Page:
Despite wide opposition, students to mark Nakba Day

National Union MKs invite public to join them outside university to celebrate "the day of our enemy's defeat."

Nakba Day protests_311 (photo credit: Reuters)
Nakba Day protests_311
(photo credit: Reuters)
Students from Tel Aviv University plan to hold a “Nakba Day” ceremony on Monday, despite opposition from fellow students and Education Minister Gideon Sa’ar (Likud), who called on the university to rethink its decision to hold the event.
An organizer said that the university is requiring the organizers to pay around NIS 1,000 for event security guards, saying this was in keeping with the the “Nakba Law” passed last year – which allows the Finance Minister to fine public bodies that use public funding, if they hold events that mark the founding of the State of Israel as a day of mourning.
The ceremony marking the “Nakba” – the name for the creation of the Palestinian exodus caused by the founding of the Jewish state, meaning “catastrophe” in Arabic – will be held outside the main gate of the university, after TAU went back on an earlier decision to allow the ceremony outside the Social Sciences building. The university also rescinded an earlier decision to allow the students to use a sound system during the event.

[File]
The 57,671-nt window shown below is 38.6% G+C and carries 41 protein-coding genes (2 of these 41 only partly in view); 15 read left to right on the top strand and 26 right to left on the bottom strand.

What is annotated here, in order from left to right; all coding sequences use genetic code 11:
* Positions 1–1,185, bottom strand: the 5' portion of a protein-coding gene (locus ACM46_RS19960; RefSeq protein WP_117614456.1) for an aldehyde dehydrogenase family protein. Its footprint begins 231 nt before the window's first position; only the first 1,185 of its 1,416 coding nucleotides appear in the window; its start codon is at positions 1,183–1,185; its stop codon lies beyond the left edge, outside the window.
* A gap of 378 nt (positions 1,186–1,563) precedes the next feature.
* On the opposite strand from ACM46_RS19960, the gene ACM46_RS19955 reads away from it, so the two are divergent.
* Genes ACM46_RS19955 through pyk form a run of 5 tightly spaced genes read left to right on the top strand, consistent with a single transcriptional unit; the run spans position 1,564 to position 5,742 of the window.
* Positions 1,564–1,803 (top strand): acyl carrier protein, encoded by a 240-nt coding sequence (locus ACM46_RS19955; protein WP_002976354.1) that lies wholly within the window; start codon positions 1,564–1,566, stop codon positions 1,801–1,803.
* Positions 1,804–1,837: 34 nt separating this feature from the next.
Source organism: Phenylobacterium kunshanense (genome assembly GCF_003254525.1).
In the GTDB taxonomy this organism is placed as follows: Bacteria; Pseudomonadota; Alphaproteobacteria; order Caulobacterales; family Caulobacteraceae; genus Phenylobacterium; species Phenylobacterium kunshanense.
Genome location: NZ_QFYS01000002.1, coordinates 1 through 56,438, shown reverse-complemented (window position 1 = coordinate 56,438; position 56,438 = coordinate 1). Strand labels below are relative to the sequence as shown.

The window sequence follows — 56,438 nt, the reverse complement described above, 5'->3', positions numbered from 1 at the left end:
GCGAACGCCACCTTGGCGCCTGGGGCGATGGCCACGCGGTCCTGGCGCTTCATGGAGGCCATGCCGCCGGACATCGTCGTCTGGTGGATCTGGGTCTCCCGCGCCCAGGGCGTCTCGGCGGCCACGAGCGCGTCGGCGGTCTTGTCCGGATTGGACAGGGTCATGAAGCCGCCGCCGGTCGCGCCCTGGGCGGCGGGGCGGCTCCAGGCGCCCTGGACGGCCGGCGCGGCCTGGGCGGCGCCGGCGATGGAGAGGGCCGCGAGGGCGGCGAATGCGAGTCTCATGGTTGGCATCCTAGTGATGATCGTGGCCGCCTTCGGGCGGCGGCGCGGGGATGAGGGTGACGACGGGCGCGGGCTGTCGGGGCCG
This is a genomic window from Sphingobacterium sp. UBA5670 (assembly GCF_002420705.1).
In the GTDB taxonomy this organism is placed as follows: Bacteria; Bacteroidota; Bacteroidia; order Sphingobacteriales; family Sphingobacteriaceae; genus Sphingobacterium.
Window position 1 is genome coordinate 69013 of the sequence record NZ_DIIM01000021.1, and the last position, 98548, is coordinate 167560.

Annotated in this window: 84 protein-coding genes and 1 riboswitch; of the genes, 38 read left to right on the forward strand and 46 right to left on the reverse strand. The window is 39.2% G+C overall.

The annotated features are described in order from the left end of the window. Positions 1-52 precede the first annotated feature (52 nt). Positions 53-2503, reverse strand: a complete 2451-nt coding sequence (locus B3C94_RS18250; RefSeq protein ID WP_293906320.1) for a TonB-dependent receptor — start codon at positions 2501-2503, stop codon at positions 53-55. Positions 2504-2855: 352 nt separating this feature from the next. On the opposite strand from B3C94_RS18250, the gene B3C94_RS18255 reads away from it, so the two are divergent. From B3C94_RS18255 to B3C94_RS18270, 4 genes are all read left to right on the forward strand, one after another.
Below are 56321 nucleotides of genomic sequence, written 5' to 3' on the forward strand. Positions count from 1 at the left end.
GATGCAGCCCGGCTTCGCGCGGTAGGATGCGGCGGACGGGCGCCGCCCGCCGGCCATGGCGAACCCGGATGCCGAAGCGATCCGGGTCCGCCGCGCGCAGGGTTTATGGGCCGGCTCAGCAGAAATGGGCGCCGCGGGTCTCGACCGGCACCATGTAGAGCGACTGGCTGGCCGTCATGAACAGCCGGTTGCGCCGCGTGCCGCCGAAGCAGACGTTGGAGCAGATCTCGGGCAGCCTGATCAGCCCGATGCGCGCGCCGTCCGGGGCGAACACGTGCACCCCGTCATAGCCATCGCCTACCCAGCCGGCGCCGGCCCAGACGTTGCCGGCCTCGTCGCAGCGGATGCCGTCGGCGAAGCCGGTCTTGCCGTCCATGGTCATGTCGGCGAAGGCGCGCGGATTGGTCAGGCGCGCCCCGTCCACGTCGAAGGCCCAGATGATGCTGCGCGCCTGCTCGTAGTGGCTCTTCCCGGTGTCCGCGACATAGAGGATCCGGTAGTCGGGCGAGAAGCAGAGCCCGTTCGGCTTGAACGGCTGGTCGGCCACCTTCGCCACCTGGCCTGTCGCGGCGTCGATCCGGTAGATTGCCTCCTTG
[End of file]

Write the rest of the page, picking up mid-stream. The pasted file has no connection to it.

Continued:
A spokesman for the Education Ministry said Sunday that Sa’ar had spoken to university authorities and asked them to rethink the ceremony, calling the decision to allow it “mistaken and outrageous.”
Dan Walfisch, a 25-year-old history and philosophy major and an organizer of the ceremony, said that the event will include an alternative version of Yizkor, the Jewish prayer of mourning, as well as speakers reading off the names of pre-1948 Palestinian villages within the Green Line, and personal stories told by students whose families were displaced by the war. One master of ceremonies will be former “Big Brother” finalist Saar Szekely, who was known for making pro-Palestinian statements on the reality show.
Walfisch said that as opposed to recent criticism of the event, “it will not include rejection of Israel’s right to exist. Our goal is only to recognize the suffering of the Palestinian people because we see mutual recognition as a condition of having a shared existence in Israel.”
MKs Arye Eldad and Michael Ben-Ari of the National Union party invited the public to join them on Sunday outside the university, where they will celebrate “the day of our enemy’s defeat,” and called on the public to bring “good wine, uplifting spirits, and musical instruments.”
The Nakba Day event is being organized by the Hadash party students group, the NGOs Hithabrut- Tarabut and Zochrot, and the “1948 tent,” which was set up on Rothschild Boulevard last summer as a place to speak to passersby about the Nakba and issues facing Arabs in Israel.